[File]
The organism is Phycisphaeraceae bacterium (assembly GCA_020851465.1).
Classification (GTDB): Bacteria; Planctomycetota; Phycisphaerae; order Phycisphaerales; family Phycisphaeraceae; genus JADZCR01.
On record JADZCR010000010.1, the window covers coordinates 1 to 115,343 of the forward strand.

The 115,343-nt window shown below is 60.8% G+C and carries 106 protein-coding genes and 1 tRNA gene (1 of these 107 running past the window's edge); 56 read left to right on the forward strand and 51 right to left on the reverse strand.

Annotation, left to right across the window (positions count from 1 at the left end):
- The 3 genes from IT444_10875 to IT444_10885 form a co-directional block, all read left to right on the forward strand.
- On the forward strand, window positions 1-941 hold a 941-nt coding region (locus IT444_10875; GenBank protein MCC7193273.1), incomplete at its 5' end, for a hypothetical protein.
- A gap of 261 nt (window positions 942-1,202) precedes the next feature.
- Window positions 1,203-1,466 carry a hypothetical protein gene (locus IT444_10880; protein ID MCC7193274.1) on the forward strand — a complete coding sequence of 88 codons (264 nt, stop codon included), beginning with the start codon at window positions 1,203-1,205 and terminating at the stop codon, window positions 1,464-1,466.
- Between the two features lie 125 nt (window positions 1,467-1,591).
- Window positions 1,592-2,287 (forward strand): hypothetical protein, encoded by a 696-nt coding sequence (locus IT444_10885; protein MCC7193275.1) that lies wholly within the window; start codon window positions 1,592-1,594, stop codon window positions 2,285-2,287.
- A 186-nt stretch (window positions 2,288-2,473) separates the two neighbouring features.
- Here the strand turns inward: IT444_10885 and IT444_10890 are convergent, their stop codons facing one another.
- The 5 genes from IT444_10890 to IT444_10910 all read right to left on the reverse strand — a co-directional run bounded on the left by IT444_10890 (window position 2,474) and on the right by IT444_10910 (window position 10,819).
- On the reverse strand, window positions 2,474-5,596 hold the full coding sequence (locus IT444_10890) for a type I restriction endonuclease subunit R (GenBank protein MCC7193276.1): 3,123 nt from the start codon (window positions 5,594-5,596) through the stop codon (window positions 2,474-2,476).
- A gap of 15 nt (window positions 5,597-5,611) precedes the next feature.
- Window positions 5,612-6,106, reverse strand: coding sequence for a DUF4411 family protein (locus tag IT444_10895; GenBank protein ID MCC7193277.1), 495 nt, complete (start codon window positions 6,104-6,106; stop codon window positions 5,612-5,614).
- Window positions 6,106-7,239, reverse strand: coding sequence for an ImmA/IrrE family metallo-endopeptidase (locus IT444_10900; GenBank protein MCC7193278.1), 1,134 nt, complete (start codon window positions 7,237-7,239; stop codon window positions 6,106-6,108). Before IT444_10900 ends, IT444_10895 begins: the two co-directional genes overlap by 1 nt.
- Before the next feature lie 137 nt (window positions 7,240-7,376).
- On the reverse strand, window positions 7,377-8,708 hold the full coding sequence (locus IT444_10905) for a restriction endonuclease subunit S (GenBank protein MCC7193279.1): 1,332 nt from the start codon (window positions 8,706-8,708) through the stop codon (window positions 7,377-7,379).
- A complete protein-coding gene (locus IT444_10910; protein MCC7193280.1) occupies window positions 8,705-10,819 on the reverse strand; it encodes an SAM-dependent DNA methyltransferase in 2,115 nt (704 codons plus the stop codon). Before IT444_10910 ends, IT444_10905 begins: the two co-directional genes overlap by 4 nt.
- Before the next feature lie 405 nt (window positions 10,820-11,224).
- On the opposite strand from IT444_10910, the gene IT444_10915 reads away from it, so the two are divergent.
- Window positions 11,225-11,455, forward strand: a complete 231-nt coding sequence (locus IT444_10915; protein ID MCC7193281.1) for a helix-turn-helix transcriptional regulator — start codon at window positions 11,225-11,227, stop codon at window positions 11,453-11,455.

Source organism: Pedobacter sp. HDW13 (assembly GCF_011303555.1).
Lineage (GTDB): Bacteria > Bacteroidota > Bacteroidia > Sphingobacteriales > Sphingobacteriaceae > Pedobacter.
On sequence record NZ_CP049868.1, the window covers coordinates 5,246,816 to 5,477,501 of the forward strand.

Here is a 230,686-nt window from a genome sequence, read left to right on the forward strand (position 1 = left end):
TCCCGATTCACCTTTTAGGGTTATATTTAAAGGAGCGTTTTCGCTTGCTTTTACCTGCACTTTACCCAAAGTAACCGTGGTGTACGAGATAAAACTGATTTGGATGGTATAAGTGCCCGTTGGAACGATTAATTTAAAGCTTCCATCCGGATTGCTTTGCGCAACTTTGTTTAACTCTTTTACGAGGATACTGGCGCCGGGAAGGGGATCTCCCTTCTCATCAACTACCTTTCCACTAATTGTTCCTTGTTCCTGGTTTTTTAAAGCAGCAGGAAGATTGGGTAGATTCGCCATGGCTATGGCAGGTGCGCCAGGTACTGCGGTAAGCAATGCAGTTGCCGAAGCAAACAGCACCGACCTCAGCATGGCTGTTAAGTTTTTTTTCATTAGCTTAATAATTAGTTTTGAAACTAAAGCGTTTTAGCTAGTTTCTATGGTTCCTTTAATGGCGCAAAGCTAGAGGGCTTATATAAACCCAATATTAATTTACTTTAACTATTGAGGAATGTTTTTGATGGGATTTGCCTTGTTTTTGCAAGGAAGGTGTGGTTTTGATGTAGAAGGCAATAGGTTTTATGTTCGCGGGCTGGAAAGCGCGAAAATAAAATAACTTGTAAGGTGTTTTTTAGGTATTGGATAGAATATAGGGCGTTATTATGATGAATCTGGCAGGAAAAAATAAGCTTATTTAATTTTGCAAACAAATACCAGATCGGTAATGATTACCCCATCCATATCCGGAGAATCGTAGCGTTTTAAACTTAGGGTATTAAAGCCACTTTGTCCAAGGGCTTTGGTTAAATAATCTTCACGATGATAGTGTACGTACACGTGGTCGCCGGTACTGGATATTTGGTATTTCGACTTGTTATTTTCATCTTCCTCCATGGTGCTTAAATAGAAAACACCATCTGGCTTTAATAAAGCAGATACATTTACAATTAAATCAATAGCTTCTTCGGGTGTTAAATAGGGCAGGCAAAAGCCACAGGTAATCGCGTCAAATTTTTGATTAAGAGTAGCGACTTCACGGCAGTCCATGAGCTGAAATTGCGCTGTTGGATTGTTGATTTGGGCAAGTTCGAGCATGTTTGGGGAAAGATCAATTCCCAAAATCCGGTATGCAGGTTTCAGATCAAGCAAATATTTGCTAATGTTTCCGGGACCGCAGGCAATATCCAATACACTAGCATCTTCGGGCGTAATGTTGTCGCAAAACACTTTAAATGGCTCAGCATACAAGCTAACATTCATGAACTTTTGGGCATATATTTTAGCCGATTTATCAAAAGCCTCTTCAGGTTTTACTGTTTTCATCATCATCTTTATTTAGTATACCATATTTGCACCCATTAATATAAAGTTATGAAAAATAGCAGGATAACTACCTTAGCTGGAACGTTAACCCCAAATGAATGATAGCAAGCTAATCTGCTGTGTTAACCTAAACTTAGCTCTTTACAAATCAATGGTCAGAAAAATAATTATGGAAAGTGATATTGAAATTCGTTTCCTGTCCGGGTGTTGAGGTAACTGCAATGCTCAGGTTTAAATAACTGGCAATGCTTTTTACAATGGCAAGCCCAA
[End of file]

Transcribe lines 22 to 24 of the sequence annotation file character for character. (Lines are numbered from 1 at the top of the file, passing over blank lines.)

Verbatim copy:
- Before the next feature lie 405 nt (window positions 10,820-11,224).
- On the opposite strand from IT444_10910, the gene IT444_10915 reads away from it, so the two are divergent.
- Window positions 11,225-11,455, forward strand: a complete 231-nt coding sequence (locus IT444_10915; protein ID MCC7193281.1) for a helix-turn-helix transcriptional regulator — start codon at window positions 11,225-11,227, stop codon at window positions 11,453-11,455.